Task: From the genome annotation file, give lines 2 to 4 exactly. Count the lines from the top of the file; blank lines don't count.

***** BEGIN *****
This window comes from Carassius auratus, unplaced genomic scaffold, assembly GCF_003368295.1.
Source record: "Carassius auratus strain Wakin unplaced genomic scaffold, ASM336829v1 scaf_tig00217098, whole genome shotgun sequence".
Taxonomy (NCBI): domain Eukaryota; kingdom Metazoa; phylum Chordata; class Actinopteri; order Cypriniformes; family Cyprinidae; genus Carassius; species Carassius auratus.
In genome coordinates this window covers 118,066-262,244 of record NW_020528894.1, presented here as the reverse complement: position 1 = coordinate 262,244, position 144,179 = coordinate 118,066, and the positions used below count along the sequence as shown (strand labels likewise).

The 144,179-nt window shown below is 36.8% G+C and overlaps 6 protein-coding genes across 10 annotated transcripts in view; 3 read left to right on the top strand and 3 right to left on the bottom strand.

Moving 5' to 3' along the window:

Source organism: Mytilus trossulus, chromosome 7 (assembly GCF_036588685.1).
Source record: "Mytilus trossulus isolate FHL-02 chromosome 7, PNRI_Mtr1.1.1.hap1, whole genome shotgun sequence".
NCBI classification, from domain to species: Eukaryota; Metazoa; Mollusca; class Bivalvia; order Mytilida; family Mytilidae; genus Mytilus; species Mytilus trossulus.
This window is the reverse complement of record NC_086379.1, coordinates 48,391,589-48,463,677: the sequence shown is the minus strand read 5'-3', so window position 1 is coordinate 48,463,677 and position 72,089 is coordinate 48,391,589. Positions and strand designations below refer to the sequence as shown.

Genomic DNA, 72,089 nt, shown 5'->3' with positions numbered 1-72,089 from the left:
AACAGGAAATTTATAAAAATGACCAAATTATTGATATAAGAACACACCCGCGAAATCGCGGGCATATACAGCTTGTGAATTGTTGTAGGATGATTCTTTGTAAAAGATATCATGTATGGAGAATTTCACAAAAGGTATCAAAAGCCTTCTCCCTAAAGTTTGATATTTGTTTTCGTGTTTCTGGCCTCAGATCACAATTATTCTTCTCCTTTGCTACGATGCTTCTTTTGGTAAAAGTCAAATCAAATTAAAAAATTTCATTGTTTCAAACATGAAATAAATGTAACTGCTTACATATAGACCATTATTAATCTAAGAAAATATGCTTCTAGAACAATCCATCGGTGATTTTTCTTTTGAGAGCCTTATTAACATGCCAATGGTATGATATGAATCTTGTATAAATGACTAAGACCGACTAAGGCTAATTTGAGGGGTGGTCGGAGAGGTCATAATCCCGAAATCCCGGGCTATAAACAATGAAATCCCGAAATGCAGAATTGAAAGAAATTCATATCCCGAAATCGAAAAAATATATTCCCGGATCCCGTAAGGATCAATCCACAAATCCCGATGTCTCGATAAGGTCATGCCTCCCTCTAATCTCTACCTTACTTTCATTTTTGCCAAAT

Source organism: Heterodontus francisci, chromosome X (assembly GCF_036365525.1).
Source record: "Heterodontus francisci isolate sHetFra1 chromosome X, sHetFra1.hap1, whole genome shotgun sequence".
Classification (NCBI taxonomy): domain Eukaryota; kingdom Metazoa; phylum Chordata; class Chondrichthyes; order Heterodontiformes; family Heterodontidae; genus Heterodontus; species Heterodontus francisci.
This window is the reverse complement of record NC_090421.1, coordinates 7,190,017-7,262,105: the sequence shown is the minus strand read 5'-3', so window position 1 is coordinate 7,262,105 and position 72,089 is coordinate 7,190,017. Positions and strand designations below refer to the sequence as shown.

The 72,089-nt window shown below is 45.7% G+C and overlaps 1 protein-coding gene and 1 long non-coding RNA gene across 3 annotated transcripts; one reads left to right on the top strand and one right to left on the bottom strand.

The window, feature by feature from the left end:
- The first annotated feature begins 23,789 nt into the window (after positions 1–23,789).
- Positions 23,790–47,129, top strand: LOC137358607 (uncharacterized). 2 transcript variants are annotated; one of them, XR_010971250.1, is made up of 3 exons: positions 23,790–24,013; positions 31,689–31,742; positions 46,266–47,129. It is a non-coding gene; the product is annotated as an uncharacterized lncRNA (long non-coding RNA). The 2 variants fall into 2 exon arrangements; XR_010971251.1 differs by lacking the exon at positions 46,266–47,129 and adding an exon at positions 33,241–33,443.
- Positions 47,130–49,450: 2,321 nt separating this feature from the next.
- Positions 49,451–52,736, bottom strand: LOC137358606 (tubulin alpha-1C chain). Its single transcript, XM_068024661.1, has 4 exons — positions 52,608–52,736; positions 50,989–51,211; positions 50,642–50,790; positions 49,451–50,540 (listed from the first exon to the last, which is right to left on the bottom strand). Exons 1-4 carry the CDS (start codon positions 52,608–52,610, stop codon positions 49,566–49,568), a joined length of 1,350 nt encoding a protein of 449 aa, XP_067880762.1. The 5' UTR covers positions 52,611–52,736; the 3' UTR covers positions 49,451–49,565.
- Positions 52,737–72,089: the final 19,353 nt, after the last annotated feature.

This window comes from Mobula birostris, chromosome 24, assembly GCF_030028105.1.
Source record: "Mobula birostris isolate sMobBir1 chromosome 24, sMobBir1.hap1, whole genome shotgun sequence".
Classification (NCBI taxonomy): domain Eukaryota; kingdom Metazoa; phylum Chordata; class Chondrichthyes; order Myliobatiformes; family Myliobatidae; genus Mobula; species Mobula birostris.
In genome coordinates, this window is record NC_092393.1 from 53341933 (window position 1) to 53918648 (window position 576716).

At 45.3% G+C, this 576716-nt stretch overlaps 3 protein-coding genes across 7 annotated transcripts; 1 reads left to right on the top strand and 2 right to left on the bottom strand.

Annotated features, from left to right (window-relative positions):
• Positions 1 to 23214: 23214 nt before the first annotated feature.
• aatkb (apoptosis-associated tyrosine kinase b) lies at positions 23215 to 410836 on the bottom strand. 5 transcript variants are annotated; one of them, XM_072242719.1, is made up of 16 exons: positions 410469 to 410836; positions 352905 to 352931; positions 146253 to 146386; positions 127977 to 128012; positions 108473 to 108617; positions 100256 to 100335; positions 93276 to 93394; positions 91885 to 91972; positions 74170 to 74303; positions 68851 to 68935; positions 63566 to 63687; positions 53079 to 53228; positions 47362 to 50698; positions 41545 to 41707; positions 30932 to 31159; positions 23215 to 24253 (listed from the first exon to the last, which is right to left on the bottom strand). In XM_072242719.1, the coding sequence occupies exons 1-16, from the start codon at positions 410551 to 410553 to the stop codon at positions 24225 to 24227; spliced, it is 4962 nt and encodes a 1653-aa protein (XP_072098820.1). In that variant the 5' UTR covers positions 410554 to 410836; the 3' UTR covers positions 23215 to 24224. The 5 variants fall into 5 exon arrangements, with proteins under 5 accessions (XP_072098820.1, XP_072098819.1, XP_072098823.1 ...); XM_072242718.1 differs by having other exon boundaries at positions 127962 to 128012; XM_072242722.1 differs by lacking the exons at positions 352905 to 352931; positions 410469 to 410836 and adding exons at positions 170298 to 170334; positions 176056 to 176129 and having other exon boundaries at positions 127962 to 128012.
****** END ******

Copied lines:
Source record: "Carassius auratus strain Wakin unplaced genomic scaffold, ASM336829v1 scaf_tig00217098, whole genome shotgun sequence".
Taxonomy (NCBI): domain Eukaryota; kingdom Metazoa; phylum Chordata; class Actinopteri; order Cypriniformes; family Cyprinidae; genus Carassius; species Carassius auratus.
In genome coordinates this window covers 118,066-262,244 of record NW_020528894.1, presented here as the reverse complement: position 1 = coordinate 262,244, position 144,179 = coordinate 118,066, and the positions used below count along the sequence as shown (strand labels likewise).